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‘Alarming data’ from alcohol, drugs survey on kids

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73 per cent of first-year lyceum students answering they have tried alcohol

Around half of schoolkids in Cyprus have tried alcohol at least once, according to an HBSC survey on health behaviour in school-age children, with officials saying the data is alarming.

In the survey, HBSC Cyprus presents trends in the use of addictive substances by students, including data on the use of alcohol, cigarettes (conventional and electronic), hookah and cannabis. 

Held every four years in 51 countries around the world, the survey examines the behaviour of pre-teen and teenage students aged 11, 13 and 15, corresponding to those in last year of primary school, second year in lower secondary (gymnasium), and first year in upper secondary (lyceum). 

The body implementing the research in Cyprus is the education ministry’s centre for educational research and evaluation.  

Cyprus participated in the survey in a pilot phase in 2018, while the main survey was conducted for the first time in 2021-2022, with the participation of approximately 4800 students.  

Although some indicators regarding the use of substances by students show a downward trend, the frequency and the reasons for use cause concern, deputy director of the paedagogical institute Elena Hadjikakou told the Cyprus News Agency (CNA). 

According to the numbers, alcohol use by children is seeing a downward trend, but the percentage remains high, with 73 per cent of first-year lyceum students answering they have tried alcohol.  

Among those in their last year of primary school and second year of lower secondary, 22 per cent and 44 per cent respectively answered they have tried alcohol at least once, and generally 15 per cent of children participating said they have consumed alcohol to the point of intoxication. 

“Of course, the fact that roughly half of the children of these ages have tried alcohol at least once in their lives (48.1 per cent of boys and 44.4 per cent of girls) worries us,” she said. 

Accordingly, in the 2018-2019 pilot survey, an average of 60 per cent of students reported drinking alcohol at least once, with older students reporting more frequent alcohol use. Also, more than half of the students (52.2 per cent) reported consuming alcohol more than once during the past 30 days.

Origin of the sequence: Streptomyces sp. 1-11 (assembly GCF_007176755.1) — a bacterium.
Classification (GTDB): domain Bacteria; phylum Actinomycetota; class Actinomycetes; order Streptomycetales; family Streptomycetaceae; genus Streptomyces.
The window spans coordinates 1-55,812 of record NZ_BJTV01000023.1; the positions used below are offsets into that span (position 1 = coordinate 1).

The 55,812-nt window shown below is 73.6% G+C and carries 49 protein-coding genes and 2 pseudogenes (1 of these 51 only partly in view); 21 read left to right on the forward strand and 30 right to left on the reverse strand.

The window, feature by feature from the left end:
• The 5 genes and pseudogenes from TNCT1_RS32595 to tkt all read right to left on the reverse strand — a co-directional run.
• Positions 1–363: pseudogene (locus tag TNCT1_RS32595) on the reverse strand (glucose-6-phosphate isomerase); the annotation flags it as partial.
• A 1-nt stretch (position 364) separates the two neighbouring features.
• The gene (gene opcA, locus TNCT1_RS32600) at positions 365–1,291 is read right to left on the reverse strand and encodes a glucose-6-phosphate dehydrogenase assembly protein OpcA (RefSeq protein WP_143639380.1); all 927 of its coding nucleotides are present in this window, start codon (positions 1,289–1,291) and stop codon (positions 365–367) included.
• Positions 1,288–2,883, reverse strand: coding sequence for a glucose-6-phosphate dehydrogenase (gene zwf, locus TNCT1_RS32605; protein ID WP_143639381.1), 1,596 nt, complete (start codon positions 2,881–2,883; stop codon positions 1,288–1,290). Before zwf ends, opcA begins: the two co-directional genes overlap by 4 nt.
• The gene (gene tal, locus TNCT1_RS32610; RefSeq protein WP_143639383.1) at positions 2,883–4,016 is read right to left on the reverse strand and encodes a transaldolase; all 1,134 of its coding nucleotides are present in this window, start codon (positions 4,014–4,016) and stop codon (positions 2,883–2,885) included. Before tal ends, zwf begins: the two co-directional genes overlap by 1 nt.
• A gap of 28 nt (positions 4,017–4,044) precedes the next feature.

When it comes to smoking, the 2021-2022 data shows that there is a misconception among children that e-cigarettes are a safer option than conventional smoking.  

It is also mentioned that the downward trend in the use of conventional cigarettes may be due to this phenomenon and thus this result is not considered reassuring. 

As for cannabis, 7 per cent of 15-year-olds said they have tried it at least once, with 5 per cent of boys saying they use it regularly. The percentage is much lower for girls, amounting to 0.5 per cent.  

“Although these percentages seem low, they need further analysis since they concern only 15-year-old children,” Hadjikakou said.  

She added that the factors that may push children to use substances like alcohol, conventional or electronic cigarettes, hookah or cannabis could be internal, biological factors, or environmental, social and institutional factors. 

“Social environment is considered an important factor,” Hadjikakou said, explaining that this encompasses human relationships, family and school, and any family problems, such as the death of a parent, divorce, lack of love, physical or mental abuse, and financial independence. She also said that children with families affected by addiction are considered vulnerable. 

The deputy director said that the education ministry and the addictions authority have developed a series of actions aiming to prevent and deal with substance use by students.  

As part of this, schools are asked to create a positive climate when it comes to practical support for vulnerable groups, and focusing on empowering male and female students through a network of supportive interventions. 

In this context, Hadjikakou said there are web programmes for secondary school students, and a scheme providing free sports equipment to encourage more vulnerable students to do sports.  

Another action, which was implemented just last year, is entitled “Reading bags for vulnerable families at home”. 

Addictions authority director Constantinos Stylianou told CNA that at the moment there are approximately 12-15 licensed programmes for the prevention and treatment of substance use by minors, in many of which the authority cooperates either with the ministry of education, or with sports authority KOA, NGOs or with local government.  

He noted that these programmes are evaluated every four months, in order to establish their effectiveness and to continue securing funding. 

 

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